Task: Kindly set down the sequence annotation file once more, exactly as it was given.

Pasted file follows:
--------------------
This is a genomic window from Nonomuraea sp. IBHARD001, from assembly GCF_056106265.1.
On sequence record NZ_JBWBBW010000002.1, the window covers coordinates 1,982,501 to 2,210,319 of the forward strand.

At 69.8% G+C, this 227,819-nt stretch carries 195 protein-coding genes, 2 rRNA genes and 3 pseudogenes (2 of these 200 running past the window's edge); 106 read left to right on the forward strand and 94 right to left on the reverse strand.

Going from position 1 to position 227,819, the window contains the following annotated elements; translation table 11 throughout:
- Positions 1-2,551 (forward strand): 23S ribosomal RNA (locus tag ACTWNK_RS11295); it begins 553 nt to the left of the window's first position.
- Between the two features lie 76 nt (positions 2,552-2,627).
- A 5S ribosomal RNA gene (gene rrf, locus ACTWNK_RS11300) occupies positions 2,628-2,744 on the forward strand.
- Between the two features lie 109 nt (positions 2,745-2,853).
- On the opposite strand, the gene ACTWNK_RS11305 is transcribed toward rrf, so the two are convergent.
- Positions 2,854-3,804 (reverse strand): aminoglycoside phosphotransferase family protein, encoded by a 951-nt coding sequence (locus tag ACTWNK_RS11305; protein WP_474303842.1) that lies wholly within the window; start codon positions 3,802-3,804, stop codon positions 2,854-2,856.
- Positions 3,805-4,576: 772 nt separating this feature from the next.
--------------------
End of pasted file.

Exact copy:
This is a genomic window from Nonomuraea sp. IBHARD001, from assembly GCF_056106265.1.
On sequence record NZ_JBWBBW010000002.1, the window covers coordinates 1,982,501 to 2,210,319 of the forward strand.

At 69.8% G+C, this 227,819-nt stretch carries 195 protein-coding genes, 2 rRNA genes and 3 pseudogenes (2 of these 200 running past the window's edge); 106 read left to right on the forward strand and 94 right to left on the reverse strand.

Going from position 1 to position 227,819, the window contains the following annotated elements; translation table 11 throughout:
- Positions 1-2,551 (forward strand): 23S ribosomal RNA (locus tag ACTWNK_RS11295); it begins 553 nt to the left of the window's first position.
- Between the two features lie 76 nt (positions 2,552-2,627).
- A 5S ribosomal RNA gene (gene rrf, locus ACTWNK_RS11300) occupies positions 2,628-2,744 on the forward strand.
- Between the two features lie 109 nt (positions 2,745-2,853).
- On the opposite strand, the gene ACTWNK_RS11305 is transcribed toward rrf, so the two are convergent.
- Positions 2,854-3,804 (reverse strand): aminoglycoside phosphotransferase family protein, encoded by a 951-nt coding sequence (locus tag ACTWNK_RS11305; protein WP_474303842.1) that lies wholly within the window; start codon positions 3,802-3,804, stop codon positions 2,854-2,856.
- Positions 3,805-4,576: 772 nt separating this feature from the next.